Without such a diagnosis, there is no warning about stopping too quickly and no information about possible withdrawal symptoms and how to avoid or alleviate them. The treated persons have little chance of claiming inpatient support for withdrawal, compensation, and rehabilitation measures. Without such a diagnosis, doctors believe that they are not obliged to inform patients about the risk of physical dependence on neuroleptics or antidepressants. In addition, they may find it difficult or impossible to bill health insurance companies for measures to alleviate and overcome dependency.
However, several manufacturers of neuroleptics are beginning to protect themselves against recourse claims by warning of withdrawal syndromes, some of which are life-threatening, and to pass on the risk of litigation to doctors. The first instance of a successful claim for damages against a pharmaceutical company in the USA occurred in 2019 against Johnson & Johnson in the amount of US-$572 million, because the drug firm had downplayed the risk of addiction to their painkillers. This decision could indicate that, in future, courts will make similar judgments in claims for damages when drug firms also downplay the risk of physical dependence on antidepressants and neuroleptics. For example, the Swiss company Lundbeck AG, the licensee of neuroleptic Clopixol (active ingredient zuclopenthixol; marketed as Clopixol, Zuclopenthixol), informed doctors in its 2014 information leaflet that a sudden withdrawal of this substance could lead to severe withdrawal symptoms; newborns whose mothers received this substance during pregnancy should be monitored by intensive care and hospitalised for a longer time if necessary, in view of the life-threatening risks associated with withdrawal:
"Abrupt withdrawal from zuclopenthixol can be connected with withdrawal symptoms. The most frequent symptoms are: Sickness, nausea, anorexia(lack of appetite), diarrhea, rhinorrhea (nasal hydrorrhea), sweating, myalgia (muscular pain), paresthesia (subjective cutaneous sensations experienced spontaneously in the absence of stimulation) , sleeplessness, restlessness, fear and irritability. Patients can have feelings of dizziness, feel alternating cold and warmth, and tremble. Usually, the symptoms begin within 1-4 days after withdrawal and fade away after 7-14 days. Abrupt withdrawal of the medication has to be avoided. (...)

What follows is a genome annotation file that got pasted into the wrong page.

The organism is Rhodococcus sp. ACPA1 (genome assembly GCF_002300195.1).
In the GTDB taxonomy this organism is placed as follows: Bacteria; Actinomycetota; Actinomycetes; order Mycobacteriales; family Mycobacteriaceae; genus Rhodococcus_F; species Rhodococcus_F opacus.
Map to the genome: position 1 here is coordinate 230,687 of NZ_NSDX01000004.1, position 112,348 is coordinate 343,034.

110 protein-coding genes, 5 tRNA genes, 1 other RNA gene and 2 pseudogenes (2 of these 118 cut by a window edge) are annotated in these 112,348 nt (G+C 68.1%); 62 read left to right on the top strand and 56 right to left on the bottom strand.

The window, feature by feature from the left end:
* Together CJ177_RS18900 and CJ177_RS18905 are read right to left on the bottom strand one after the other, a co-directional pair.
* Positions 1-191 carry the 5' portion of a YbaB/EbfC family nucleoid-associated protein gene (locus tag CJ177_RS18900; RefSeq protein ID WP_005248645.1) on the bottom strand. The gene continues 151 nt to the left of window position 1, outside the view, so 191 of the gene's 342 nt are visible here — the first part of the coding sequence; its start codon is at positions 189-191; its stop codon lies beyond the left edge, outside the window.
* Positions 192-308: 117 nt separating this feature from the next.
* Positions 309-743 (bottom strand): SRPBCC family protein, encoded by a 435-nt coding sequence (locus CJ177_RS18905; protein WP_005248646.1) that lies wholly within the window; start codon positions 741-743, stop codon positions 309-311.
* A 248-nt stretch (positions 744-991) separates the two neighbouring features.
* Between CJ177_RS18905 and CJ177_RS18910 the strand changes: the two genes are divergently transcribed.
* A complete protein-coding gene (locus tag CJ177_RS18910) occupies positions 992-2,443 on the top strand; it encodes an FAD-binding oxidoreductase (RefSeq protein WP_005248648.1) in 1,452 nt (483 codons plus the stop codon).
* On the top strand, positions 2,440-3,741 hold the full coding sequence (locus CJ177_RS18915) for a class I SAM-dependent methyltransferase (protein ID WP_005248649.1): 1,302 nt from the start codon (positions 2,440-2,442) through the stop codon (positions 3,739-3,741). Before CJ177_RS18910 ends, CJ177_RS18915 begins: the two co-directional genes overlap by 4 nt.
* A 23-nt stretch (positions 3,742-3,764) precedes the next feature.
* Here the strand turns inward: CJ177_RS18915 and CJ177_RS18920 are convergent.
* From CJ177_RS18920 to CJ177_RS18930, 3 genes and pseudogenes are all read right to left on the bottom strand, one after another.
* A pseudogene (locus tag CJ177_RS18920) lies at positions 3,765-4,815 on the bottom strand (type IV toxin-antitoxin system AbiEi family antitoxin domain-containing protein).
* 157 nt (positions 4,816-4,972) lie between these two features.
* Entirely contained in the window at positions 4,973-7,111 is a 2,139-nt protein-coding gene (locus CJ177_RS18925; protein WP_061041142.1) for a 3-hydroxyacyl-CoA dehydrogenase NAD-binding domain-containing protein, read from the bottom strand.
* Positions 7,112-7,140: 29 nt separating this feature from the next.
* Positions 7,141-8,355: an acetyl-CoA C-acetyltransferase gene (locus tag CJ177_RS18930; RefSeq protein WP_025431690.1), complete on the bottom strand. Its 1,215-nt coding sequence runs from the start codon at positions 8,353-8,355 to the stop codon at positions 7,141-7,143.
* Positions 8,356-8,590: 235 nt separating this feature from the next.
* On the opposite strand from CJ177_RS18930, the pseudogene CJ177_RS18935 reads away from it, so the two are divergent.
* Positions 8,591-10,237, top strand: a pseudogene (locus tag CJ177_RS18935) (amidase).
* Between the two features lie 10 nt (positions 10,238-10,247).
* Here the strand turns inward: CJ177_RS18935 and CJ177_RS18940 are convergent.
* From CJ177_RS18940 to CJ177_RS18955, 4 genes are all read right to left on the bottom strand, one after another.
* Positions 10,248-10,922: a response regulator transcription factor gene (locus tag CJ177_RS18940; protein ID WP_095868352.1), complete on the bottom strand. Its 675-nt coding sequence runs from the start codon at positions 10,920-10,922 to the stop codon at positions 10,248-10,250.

After birth, newborn babies whose mothers took antipsychotics (including zuclopenthixol) during the third trimester of the pregnancy have the risk of extrapyramidal-motoric symptoms (disturbances of the muscle tension and the course of motion) and/or withdrawal symptoms. These symptoms can include agitation, unusually increased or decreased muscle tonus, tremor, drowsiness, breathing difficulties, or feeding problems.
The complications may have different severity. Sometimes they were self-limiting, in other cases they required neonatal monitoring in the intensive care unit or a longer hospitalization" (Lundbeck [Switzerland] AG, 2014).
The results of the above-mentioned British MIND study from 2003-2004 have since been confirmed by a comparable study in the USA. Here, too, psychiatrists were identified as the profession that is mostly unhelpful in discontinuing psychotropic drugs (Ostrow et al., 2017). It is long overdue that psychiatrists gain skills so they can assist patients in withdrawal. It should be a matter of course that doctors do not kick their patients out when they want to stop taking psychiatric drugs and ask for help. However, experience shows that this is exactly what often occurs. The psychiatrist Asmus Finzen, former medical director of the psychiatric clinics in Wunstorf, Northern Germany (1975-1987), and Basel, Switzerland (until 2003), stated:
"Many threaten to abandon their patients and some do so. But this is not compatible with the principles and ethics of their profession. It may even be malpractice: If a patient wants to withdraw or reduce medication that he has been taking for a long time, the doctor in charge has to help him even if he disagrees" (Finzen, 2015, p. 16).
As shown by the specialist information provided to doctors by manufacturers, there are many psychopharmacology-related occasions which require immediate reduction or complete discontinuation. These include depression or suicidal tendencies (if new); signs of liver dysfunction or tardive dyskinesia (muscle disorders that become chronic over time); increased intraocular pressure; cardiac arrhythmia; and many more (Lehmann, 2017, pp. 29-85). At the same time, manufacturers often irresponsibly prescribe extremely short withdrawal periods (Langfeldt, 2018), so that massive withdrawal problems and the re-prescription and up-dosage of psychiatric drugs are programmed.